“How could you not be excited for a game like this?” the redshirt sophomore free safety said. “It's going to be a special environment. Everybody's really, really looking forward to this game.”
Penn State's defense is bracing for its biggest challenge of the year. The Hawkeyes may not be entering the game at full strength, with tight end Tony Moeaki, left tackle Bryan Bulaga and wideout Derrell Johnson-Koulianos listed as day-to-day by coach Kirk Ferentz. And, of course, they won't have the graduated Shonn Greene, whose 117-yard, two-touchdown effort against Penn State last year helped him win the Doak Walker Award.
But they are averaging 364.3 yards and 26.3 points a game through three games, statistics that are just a shade under Penn State's averages. And while quarterback Ricky Stanzi can be erratic, the Lions know all too well how poised he can be in the final minutes of a close game. Last year, Stanzi led a 15-play, 57-yard drive in the fourth quarter that produced the winning field goal.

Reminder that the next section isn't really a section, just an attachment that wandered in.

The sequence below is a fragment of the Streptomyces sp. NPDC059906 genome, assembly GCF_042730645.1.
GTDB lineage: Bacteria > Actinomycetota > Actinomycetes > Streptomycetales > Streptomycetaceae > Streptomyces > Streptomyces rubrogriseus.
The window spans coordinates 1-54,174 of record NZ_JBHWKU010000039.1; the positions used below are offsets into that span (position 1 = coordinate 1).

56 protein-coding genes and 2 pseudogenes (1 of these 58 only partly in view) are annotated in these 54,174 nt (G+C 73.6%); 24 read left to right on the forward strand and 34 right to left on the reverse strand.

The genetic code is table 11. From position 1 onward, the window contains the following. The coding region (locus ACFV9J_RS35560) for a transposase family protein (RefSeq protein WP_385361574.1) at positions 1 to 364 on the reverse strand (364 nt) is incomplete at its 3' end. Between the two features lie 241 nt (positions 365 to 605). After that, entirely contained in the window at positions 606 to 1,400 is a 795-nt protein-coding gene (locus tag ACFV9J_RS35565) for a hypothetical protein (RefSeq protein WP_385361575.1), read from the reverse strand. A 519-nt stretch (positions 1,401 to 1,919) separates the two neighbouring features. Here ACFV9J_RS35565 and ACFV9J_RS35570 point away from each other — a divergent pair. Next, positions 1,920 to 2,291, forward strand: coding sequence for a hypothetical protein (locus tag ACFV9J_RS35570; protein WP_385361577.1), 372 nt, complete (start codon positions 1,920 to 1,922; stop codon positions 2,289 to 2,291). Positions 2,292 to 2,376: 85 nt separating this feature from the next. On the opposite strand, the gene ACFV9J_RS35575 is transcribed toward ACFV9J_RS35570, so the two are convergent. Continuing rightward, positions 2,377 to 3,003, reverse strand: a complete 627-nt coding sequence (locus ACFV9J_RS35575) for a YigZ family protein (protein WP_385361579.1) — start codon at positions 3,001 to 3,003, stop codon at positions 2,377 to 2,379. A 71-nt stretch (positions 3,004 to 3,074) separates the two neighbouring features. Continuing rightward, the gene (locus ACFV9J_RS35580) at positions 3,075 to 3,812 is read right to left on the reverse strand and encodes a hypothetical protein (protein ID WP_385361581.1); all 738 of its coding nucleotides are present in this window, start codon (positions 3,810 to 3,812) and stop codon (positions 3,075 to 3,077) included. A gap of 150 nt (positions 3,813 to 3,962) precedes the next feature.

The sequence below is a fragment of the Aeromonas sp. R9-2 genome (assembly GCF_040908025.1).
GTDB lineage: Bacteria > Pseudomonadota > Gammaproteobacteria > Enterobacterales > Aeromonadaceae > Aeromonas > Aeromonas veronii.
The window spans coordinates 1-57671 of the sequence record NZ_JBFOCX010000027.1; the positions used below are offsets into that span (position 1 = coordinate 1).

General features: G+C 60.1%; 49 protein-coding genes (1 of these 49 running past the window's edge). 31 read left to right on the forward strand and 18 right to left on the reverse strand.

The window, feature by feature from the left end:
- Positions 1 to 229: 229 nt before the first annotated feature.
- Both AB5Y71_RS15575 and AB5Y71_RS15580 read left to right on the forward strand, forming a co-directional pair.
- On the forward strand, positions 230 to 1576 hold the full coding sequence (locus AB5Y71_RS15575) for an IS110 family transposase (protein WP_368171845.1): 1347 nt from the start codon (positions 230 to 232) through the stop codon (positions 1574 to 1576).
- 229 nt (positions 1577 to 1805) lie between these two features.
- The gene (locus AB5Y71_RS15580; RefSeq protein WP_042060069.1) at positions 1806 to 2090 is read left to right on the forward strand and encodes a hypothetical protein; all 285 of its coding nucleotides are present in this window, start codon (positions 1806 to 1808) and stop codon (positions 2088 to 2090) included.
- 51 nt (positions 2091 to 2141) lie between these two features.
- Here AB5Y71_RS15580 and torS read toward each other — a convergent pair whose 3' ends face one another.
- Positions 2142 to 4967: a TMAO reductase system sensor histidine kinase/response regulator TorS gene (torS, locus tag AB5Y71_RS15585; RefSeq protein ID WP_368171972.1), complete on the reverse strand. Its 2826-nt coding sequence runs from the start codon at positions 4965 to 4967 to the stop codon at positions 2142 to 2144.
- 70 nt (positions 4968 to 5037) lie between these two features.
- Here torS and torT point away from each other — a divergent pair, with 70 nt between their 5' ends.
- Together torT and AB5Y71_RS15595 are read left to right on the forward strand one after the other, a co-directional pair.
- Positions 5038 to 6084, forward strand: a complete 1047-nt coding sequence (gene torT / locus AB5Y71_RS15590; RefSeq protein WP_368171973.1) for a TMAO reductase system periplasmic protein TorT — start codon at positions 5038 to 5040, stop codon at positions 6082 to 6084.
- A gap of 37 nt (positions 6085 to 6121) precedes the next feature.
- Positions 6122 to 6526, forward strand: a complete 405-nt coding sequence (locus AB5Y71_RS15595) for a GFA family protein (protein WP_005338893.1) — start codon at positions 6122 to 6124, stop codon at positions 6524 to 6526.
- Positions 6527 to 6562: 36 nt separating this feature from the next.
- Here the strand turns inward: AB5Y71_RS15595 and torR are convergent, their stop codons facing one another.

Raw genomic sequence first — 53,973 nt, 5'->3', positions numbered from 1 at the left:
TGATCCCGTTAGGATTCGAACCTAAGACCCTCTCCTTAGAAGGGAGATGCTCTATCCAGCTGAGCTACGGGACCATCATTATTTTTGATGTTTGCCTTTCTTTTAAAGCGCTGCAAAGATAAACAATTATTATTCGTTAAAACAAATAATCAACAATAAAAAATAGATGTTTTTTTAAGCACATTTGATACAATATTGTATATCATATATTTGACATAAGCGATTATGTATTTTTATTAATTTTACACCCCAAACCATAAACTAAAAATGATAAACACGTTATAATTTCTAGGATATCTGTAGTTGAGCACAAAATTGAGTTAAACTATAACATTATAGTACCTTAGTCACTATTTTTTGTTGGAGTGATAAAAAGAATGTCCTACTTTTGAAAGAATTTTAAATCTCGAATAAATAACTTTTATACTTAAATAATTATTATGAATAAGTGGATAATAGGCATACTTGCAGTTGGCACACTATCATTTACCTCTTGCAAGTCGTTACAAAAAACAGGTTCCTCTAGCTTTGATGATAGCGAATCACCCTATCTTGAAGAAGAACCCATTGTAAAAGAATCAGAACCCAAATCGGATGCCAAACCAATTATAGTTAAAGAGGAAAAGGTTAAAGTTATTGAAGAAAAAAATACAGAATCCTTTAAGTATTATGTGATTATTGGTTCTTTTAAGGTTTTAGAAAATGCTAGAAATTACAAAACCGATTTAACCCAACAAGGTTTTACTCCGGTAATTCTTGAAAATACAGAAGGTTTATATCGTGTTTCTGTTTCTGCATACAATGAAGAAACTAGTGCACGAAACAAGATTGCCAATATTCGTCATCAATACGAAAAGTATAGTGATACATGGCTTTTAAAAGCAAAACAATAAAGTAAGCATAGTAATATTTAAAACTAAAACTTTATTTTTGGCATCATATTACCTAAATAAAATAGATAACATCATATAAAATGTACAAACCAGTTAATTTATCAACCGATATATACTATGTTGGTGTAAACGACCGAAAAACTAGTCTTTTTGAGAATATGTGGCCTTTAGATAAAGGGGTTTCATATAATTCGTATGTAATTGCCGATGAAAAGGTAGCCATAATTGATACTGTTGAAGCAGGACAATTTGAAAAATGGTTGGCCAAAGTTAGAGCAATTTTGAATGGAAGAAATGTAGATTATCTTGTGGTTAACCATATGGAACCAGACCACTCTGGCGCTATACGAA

“We're going to have to play good defense,” Astorino said. “Our front seven is really going to have to come up big. They've been coming up big every game. They've got to take pressure off the secondary, and they have been. They've been doing a great job.”
Much has been made of Iowa's success against Penn State -- six victories in the past seven meetings between the teams -- but the Nittany Lions do have some history on their side. They have won 30 of their past 32 games in Beaver Stadium, their most recent loss coming at the hands of top-ranked Ohio State in October 2007. Their home-field advantage is amplified in “White Out” conditions, and the Lions are expecting the crowd's energy to have an impact Saturday night.
“It's like we have 110,000 people out on the field,” Astorino said. “It's pretty intimidating. I wouldn't want to be on the offensive side of the ball if I were on the other team at Beaver Stadium.”